Other Options Available to Trademark Owners
Trademark owners, of course, have other legal options in order to enforce and protect their trademark. They can of course sue under federal trademark law for trademark infringement or unfair competition.
These claims fall squarely under the Lanham Act; however, they may run into another limitation: the statute can be asserted only against those who wrongfully use a trademark "in commerce." This requirement may be met in a social media context, but only if the defendant uses a social media site to sell goods or services. Otherwise, the trademark owner may not be able to make out a Lanham Act claim, which provides for triple damages plus an award of attorney fees, providing a strong disincentive for the would be infringer to not act unlawfully.
The better solution often is to avoid the courts altogether. If some entity is wrongfully using a companyâs trademark on a social media site, the company can complain to the operator of the social media site. Facebook, Twitter, Linkedin and other major social media sites have expressed a willingness to protect trademark owners. However, it is unclear, how the social media companies will handle the complaints, or whether the results will be favorable to the trademark owners.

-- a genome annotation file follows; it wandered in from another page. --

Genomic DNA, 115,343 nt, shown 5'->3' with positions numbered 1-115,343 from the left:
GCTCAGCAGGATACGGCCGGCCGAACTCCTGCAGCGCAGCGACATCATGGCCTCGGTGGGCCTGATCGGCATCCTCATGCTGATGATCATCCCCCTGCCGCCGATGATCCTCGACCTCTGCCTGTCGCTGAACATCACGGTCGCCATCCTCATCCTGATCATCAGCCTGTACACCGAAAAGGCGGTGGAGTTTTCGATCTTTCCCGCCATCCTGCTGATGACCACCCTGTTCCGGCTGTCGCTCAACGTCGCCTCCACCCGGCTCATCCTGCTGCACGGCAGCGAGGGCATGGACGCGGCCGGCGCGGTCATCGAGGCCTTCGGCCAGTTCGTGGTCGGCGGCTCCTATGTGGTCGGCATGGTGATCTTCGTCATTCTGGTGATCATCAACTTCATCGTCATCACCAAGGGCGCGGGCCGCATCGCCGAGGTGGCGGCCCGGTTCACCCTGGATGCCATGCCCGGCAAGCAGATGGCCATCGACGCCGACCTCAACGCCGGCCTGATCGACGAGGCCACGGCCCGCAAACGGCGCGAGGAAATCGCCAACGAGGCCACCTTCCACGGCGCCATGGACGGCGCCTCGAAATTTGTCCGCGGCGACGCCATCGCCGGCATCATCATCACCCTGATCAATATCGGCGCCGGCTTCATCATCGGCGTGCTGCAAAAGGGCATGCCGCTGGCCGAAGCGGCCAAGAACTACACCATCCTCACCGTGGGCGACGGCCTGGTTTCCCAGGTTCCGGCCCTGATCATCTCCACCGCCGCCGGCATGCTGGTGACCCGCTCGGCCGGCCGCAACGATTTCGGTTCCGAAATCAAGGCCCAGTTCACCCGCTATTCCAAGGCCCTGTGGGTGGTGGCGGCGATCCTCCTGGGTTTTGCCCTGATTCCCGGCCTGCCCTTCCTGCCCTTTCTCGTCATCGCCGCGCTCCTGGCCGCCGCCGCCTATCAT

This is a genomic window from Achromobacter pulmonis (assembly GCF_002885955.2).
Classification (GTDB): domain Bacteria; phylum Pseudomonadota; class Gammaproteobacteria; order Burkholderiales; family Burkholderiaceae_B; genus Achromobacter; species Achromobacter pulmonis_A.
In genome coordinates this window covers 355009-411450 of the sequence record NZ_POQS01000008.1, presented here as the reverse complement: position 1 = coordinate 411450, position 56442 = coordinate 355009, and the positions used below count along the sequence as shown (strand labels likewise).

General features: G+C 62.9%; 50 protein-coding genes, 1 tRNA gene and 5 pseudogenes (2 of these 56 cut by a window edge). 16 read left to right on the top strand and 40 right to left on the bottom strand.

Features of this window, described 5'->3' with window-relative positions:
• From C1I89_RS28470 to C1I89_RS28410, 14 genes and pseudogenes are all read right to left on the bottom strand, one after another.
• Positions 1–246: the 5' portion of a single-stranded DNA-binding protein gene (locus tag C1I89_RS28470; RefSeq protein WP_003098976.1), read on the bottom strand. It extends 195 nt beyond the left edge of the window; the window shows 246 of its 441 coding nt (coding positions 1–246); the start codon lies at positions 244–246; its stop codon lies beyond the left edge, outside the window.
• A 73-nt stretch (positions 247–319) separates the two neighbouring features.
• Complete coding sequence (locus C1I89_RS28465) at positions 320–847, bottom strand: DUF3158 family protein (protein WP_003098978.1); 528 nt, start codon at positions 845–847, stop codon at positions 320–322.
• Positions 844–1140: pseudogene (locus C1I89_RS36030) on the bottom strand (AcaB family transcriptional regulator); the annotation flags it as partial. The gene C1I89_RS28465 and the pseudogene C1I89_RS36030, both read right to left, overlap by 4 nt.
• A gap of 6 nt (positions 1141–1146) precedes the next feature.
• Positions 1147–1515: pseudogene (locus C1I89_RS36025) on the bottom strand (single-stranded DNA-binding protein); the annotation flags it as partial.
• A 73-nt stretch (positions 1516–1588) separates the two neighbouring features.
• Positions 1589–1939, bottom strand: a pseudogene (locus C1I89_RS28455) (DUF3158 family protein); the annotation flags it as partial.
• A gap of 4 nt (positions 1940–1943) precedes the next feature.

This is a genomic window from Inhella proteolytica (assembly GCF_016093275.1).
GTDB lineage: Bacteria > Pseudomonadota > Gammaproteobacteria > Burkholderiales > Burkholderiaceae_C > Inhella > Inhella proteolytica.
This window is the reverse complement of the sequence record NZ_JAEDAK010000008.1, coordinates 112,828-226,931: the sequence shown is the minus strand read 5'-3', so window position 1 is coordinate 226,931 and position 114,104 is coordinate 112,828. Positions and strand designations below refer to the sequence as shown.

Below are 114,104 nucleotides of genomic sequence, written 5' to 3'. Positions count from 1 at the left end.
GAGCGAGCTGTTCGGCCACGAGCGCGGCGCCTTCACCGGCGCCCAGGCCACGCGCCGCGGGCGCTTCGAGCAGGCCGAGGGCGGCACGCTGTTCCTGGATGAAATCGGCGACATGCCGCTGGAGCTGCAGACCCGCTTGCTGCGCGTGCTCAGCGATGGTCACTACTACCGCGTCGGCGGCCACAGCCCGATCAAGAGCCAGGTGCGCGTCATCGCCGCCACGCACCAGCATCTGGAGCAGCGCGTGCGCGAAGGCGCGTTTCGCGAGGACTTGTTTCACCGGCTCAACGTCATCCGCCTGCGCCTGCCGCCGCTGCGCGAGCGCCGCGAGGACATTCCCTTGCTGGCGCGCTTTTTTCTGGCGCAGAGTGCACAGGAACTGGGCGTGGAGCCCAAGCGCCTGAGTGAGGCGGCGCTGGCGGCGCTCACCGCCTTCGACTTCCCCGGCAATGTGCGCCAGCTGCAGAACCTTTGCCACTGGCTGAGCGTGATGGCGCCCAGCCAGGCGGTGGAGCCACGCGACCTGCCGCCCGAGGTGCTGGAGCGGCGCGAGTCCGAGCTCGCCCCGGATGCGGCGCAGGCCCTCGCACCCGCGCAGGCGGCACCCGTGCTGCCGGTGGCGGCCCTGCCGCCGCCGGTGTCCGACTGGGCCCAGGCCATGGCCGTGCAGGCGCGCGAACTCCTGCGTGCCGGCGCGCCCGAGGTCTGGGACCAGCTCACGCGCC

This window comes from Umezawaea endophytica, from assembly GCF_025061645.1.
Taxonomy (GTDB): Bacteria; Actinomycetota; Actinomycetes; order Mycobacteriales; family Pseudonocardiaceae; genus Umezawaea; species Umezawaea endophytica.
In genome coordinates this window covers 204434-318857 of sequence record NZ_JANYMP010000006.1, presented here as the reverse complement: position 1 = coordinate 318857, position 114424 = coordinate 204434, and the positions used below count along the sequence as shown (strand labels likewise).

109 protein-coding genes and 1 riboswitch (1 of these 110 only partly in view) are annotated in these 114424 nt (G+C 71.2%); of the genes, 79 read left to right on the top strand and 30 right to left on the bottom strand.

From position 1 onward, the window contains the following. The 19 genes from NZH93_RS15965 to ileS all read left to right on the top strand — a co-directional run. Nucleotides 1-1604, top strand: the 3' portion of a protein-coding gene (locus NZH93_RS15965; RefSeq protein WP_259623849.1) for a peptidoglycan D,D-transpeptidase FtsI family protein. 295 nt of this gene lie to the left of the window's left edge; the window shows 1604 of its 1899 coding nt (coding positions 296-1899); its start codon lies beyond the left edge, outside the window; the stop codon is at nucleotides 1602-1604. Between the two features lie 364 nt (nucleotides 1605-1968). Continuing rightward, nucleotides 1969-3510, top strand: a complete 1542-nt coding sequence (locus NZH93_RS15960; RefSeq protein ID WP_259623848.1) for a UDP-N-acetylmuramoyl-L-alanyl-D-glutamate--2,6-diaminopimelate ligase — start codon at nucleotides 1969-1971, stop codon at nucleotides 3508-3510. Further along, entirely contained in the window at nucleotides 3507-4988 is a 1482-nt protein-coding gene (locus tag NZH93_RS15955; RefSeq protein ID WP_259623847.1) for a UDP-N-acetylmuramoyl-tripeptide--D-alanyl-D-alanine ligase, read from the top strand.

The best option for trademark owners may be to avoid this trouble at the outset and register their trademarks as usernames on social media sites before anyone else does. That, however, may be easier said than done as many of these names may already be in use by others.
For companies with extensive trademark portfolios, it is becoming almost impossible to reserve all their trademarks and misspellings of their trademarks in all of the domains and social networks. They could easily employ someone full time just to apply for these names.
Nevertheless, in the end, without trademark registration of the businessesâ trademark, there is little incentive for competitors not to improperly use a businesses name in social media or otherwise.